During Tony Blair’s time as prime minister, the government scrapped one of the more visible signs of royal profligacy: the Royal Yacht Britannia. In a rare moment of visible emotion recorded during her reign, the queen appeared to shed a tear at the vessel’s decommissioning. Since 1992, the queen and Prince Charles, the heir to the throne, have been making voluntary payments of income and capital gains taxes.

Perhaps the most perilous moment during her reign, at least in terms of the queen’s relationship with her subjects, was the 1997 death of Princess Diana in a Paris car crash. As much of the world grieved the death of a princess who had become a media icon, the queen remained somewhat aloof. She was on holiday at Balmoral with Diana’s sons, Prince William and Prince Harry, and their father, and made no effort to rush to London to share in public outpourings of grief. Nor did she order the flag to be flown at half-staff. The queen, not known for putting family first, was said to have wanted to spare the young princes from public attention. But after much criticism and pressure from Downing Street, she did break away from Balmoral and travel to London to pay tribute to Diana—and have the flag lowered to half-staff.

The Queen and Prince Philip view tributes from the public to Diana, Princess of Wales, on the day of her funeral in London on Sept. 16, 1997.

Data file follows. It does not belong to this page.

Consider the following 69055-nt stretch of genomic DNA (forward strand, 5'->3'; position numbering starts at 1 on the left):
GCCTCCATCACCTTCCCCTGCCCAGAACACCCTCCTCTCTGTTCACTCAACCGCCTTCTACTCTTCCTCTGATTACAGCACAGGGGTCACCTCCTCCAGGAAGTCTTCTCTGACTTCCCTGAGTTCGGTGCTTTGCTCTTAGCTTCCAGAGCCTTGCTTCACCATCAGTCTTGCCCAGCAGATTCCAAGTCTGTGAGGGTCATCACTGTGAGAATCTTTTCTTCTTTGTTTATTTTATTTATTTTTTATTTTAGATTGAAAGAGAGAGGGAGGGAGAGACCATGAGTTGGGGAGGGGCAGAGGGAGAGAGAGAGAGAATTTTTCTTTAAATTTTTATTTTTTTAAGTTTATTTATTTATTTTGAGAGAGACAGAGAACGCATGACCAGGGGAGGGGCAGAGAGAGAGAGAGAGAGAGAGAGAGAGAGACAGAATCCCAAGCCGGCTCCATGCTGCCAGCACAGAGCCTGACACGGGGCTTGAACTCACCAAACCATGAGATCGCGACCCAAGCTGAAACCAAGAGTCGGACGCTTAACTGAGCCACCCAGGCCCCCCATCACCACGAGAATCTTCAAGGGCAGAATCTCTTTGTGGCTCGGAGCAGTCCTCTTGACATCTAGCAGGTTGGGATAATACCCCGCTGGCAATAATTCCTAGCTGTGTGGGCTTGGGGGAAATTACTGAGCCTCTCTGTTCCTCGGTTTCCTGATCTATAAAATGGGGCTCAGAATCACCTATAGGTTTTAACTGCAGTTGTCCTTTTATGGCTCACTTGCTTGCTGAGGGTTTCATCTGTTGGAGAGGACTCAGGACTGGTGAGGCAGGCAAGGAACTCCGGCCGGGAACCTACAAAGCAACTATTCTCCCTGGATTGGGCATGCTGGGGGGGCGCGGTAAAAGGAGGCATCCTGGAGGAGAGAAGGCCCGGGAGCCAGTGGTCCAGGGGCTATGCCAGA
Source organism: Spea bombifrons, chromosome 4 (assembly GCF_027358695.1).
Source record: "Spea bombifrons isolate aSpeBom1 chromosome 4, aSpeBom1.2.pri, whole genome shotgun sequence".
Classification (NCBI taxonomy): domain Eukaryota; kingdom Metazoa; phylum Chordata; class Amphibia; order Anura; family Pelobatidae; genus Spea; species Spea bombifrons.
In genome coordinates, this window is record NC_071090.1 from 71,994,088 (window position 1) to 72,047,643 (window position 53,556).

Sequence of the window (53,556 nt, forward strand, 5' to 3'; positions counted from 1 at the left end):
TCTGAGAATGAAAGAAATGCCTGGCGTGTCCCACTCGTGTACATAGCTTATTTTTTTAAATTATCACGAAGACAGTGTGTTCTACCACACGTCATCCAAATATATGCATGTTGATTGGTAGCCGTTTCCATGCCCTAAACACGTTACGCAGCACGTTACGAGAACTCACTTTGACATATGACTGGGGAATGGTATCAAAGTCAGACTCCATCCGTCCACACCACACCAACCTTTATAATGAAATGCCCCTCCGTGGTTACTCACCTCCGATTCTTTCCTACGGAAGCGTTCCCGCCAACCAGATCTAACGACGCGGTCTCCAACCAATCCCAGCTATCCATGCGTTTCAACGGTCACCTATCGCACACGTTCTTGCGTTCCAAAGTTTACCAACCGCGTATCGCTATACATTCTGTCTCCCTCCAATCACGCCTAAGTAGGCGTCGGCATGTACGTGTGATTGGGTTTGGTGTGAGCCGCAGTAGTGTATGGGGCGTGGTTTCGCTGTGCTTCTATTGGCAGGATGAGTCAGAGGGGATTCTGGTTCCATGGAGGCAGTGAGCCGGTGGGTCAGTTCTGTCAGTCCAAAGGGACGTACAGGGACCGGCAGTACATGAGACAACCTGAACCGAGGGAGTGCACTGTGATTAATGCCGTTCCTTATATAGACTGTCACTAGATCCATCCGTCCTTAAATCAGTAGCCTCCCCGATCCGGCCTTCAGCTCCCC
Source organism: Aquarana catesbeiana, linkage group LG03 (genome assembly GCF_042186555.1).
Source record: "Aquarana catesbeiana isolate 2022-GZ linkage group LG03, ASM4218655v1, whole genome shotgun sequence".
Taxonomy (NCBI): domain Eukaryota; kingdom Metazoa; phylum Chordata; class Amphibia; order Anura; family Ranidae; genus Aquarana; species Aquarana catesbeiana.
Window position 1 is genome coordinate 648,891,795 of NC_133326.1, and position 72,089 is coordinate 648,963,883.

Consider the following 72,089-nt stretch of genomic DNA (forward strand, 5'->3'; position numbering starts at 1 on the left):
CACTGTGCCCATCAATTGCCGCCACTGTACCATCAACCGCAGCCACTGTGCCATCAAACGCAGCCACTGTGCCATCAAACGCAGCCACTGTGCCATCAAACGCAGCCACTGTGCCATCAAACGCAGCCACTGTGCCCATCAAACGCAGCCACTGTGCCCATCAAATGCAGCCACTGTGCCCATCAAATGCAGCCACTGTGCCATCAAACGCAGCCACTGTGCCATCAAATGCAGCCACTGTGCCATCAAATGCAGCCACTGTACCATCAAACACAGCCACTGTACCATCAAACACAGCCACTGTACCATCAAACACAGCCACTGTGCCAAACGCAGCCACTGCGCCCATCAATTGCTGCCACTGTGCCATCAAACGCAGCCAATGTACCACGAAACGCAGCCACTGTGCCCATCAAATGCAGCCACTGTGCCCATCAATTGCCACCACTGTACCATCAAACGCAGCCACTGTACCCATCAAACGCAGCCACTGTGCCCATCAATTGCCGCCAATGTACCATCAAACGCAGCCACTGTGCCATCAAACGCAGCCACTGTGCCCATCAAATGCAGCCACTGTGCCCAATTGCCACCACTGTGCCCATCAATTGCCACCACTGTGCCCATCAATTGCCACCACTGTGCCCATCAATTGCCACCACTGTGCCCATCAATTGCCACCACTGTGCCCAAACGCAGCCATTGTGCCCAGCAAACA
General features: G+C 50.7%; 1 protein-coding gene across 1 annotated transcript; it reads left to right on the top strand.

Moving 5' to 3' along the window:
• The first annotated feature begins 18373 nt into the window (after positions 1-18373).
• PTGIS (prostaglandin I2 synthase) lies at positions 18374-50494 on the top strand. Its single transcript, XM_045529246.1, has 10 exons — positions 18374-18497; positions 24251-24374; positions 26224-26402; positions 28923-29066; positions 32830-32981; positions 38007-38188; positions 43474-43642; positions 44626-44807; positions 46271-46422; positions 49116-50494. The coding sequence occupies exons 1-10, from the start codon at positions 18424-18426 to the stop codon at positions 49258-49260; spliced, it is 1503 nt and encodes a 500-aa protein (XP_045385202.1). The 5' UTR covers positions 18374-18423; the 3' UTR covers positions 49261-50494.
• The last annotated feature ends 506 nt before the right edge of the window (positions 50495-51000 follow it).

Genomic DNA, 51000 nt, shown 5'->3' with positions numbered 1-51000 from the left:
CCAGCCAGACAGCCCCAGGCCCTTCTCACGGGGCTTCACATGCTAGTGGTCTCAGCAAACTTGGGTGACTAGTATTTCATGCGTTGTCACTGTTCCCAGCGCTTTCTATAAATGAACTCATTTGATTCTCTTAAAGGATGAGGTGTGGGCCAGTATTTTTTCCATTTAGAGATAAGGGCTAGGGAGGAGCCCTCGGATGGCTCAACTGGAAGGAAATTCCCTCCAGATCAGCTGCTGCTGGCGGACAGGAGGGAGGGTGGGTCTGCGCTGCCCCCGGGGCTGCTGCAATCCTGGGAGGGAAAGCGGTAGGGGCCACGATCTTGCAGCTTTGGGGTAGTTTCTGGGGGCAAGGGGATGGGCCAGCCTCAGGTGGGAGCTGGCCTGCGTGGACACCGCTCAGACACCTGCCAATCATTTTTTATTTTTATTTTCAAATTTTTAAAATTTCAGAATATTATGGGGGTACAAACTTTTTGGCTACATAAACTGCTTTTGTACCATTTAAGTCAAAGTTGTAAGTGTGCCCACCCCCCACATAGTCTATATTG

The Queen and Prince Philip view tributes from the public to Diana, Princess of Wales, on the day of her funeral in London on Sept. 16, 1997.

The Queen and Prince Philip view tributes from the public to Diana, Princess of Wales, on the day of her funeral in London on Sept. 16, 1997. John Shelley Collection/Avalon/Getty Images

The episode was a telling example of the struggles that the queen and the royal family had in adapting to a changing world—a world in which attitudes toward class and privilege had shifted dramatically. Those struggles were documented (and somewhat embroidered at length) in the Netflix series The Crown, watched by millions of people who will have taken its dramatic interpretations as fact.

The underlying tensions, of course, were very real. When the writer John Grigg, who would go on to renounce his title as Lord Altrincham, criticized the royal family in 1957 for being too upper-class and ignorant of most people’s lives—saying the queen came across as a “priggish schoolgirl” whose voice was “a pain in the neck”—outrage ensued.

The royals, led by the queen, did later attempt to become more accessible and to develop more of a common touch, but it was never a comfortable process.

It didn’t help that the royal family was often divided against itself. The marriages of three of the queen’s children ended in divorce, including the very public breakup of Charles and Diana, during which both sides made use of allies in the media. Inevitably, some of the magic of the monarchy was badly tarnished then.